How to Plant Perennials

How to Plant Perennials
When we think of a typical English garden, we usually picture a colorful perennial border. Perennials are non-woody plants that come back year after year. The great advantage of perennials over annuals is that you only have to plant them once. Here’s how to choose, plant and care for them.

Buying perennials

When deciding on which perennials to plant, consider the conditions they prefer. If you have a sunny garden, choose plants that like full sun. Don’t try to put shade-loving plants in full sun. They may survive, but they won’t be happy!

At the nursery, avoid plants that have yellow or wilted leaves. Look for strong stems with lots of leaves. Avoid plants that have black spots on their leaves (that may indicate a fungus that is impossible to get rid of). Read the plant tags to see if it likes sun or shade, moist or dry conditions. Ask questions. Most nursery workers are gardeners themselves and are happy to share knowledge about what works well locally. If you feel they are recommending something just to make a sale, go elsewhere.

If you really want an “instant” garden, then you’ll have to buy plants in gallon size pots or larger. But you’ll save money if you buy smaller plants and wait a year or two for them to get to their full size.

If you’re looking for a specific variety of plant, you may have to order through the mail. It’s generally best to buy from a company that’s located in the general region where you live. Their plants will be hardy for your area and more likely to survive transplanting if your weather conditions are similar to where they’ve been grown. I’ve been buying from Bluestone Perennials in Madison Ohio for many years and have always been pleased with their plants and their service. Their perennials are small, but that translates into smaller prices too.

Planting perennials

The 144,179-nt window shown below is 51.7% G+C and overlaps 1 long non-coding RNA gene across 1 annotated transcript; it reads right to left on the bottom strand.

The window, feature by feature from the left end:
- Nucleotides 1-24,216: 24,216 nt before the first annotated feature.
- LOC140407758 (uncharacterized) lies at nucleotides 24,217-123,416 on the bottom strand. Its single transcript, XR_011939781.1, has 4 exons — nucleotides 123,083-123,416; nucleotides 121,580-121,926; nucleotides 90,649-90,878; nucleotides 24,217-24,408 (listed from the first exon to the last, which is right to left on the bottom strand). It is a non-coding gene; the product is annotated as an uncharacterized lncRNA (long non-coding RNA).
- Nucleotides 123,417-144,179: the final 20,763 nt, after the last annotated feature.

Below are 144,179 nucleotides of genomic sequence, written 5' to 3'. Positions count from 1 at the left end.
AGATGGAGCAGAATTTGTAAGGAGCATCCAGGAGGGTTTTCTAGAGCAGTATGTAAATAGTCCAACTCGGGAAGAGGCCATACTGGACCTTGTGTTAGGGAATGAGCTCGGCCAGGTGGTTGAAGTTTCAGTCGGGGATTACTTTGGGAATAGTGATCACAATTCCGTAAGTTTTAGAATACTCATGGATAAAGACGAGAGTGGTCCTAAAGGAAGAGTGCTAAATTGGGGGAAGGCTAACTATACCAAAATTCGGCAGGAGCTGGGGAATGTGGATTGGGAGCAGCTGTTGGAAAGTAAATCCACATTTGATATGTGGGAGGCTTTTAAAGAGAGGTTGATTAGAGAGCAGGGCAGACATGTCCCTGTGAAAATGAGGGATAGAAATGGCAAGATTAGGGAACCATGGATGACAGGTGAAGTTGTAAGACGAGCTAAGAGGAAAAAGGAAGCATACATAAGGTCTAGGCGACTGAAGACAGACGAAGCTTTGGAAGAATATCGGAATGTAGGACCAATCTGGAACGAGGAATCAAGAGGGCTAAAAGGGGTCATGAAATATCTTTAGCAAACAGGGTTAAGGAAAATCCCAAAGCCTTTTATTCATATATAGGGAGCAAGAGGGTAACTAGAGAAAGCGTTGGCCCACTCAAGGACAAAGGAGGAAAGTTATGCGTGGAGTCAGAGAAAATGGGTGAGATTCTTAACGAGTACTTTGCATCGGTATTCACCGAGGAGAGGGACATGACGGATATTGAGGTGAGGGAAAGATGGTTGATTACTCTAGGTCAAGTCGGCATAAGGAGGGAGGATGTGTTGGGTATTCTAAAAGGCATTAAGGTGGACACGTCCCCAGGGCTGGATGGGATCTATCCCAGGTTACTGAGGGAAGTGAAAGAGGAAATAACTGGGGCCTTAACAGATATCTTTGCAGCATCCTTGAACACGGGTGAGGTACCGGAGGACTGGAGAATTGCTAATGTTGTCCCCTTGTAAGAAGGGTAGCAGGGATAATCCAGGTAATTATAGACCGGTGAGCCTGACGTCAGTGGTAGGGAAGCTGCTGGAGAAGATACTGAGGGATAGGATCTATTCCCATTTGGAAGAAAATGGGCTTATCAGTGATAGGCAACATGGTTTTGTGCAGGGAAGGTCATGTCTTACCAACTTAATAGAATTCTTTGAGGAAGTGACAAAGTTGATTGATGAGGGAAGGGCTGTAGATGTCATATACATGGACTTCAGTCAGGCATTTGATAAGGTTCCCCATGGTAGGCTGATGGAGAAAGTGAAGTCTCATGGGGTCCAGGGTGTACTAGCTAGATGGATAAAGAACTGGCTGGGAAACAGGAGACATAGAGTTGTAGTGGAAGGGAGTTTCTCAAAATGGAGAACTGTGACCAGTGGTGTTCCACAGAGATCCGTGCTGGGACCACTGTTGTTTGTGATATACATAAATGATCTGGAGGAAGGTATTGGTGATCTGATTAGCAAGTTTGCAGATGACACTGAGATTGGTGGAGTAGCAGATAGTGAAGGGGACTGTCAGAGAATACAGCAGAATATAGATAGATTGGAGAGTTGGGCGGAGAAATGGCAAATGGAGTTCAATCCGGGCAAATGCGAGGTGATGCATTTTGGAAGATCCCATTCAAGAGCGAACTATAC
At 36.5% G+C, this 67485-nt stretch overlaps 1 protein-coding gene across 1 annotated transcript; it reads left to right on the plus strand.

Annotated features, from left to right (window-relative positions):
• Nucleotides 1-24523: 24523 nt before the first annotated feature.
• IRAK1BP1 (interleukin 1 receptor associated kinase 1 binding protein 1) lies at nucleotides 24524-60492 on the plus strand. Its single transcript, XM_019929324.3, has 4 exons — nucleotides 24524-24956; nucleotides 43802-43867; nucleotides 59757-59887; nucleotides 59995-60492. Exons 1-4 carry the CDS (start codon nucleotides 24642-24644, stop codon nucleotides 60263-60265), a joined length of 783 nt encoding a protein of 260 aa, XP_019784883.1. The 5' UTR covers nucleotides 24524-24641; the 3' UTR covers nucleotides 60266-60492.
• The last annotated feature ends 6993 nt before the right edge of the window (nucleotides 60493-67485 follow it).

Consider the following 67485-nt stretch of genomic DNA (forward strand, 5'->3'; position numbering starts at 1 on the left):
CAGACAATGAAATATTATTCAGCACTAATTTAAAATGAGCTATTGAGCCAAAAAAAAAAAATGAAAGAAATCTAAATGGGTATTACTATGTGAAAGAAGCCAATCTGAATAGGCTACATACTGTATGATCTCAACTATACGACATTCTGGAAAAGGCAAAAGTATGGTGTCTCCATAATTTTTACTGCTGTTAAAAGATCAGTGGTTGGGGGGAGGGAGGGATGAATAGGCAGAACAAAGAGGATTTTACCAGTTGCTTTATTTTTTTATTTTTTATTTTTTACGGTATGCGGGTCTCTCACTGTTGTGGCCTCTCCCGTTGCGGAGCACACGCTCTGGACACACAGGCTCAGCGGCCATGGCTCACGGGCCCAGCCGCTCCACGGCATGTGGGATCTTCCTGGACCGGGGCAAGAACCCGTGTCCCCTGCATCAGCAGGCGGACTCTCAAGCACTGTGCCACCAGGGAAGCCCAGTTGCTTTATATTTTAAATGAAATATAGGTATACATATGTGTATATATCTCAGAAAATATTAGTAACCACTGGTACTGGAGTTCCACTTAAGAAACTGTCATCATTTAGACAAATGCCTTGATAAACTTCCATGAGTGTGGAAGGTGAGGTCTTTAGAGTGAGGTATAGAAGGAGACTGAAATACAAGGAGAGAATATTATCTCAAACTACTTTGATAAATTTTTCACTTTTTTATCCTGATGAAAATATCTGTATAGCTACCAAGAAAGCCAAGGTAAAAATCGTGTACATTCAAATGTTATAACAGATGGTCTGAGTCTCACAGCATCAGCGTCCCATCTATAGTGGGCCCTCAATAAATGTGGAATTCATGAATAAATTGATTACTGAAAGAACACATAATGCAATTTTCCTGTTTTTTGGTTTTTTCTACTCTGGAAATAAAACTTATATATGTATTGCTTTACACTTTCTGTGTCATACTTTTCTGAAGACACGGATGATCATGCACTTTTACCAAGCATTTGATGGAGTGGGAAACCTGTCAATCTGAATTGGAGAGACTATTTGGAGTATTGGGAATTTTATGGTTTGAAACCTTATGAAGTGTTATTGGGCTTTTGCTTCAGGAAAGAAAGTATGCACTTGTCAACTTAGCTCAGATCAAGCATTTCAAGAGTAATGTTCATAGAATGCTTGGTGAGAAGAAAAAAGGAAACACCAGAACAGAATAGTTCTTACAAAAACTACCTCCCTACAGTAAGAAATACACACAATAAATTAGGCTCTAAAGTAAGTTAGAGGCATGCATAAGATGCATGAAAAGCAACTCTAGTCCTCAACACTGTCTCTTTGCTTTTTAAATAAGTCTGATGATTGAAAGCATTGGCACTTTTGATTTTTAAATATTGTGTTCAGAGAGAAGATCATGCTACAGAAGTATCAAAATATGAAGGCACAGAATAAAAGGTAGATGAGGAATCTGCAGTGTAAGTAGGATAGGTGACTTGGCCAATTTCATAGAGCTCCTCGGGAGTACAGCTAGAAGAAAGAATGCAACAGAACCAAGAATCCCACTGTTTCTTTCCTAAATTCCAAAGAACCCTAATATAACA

It’s best to plant perennials in spring or autumn. The weather is usually cooler then which will give the plants a better chance to survive.

Try to plant on a gloomy day rather than a sunny one. This will give the plant a chance to get used to its new home without being baked by the sun. Or, plant early in the morning when it’s cooler.

If the pot is dry, water it an hour or two before planting. Trim off any fading flowers.

Place the pots in the garden and move them around until they look just right. Most plants have a “front” and “back”. Be sure to turn each pot around until the “front” is facing where you’ll be viewing it.

Be sure and give each plant plenty of room for expansion. The biggest mistake I see in people’s gardens is that they plant things too close together. Follow the directions on the plant tag or do some research to discover how big each perennial will get.

Dig each hole about the same depth as the pot but about twice as wide. Most perennials like neutral soil (not too alkaline or acid) so amend your soil accordingly. Homemade compost is ideal.

Carefully remove the plant from the pot. If the root ball has a thick tangle of roots showing (meaning it’s root bound), gently loosen the roots so they will have a better chance of spreading into the soil right away.

Place the plant in the hole and fill in around it with your amended soil. Make sure the final level of soil is at the same depth as it was in the pot.

Water well, adding a little more soil afterwards if the water washes some of the soil away. Plants with lots of foliage may block the water from reaching the roots, so be sure to get your watering can under the foliage so the water sinks down to the roots.

Here’s a good rule of thumb on watering: water three times a week for three weeks after planting any new plant. After that, check once a week to see if it needs supplemental watering. Drooping leaves are usually a sign that it’s not getting enough water.

A layer of mulch will help to retain moisture and reduce weeds.

Then sit back and enjoy your perennials!

You Should Also Read:
Easy to Grow Perennials
How to Plan an English garden border
Tips on Caring for an English Garden

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This content was written by Carol Chernega. If you wish to use this content in any manner, you need written permission. Contact Carol Chernega for details.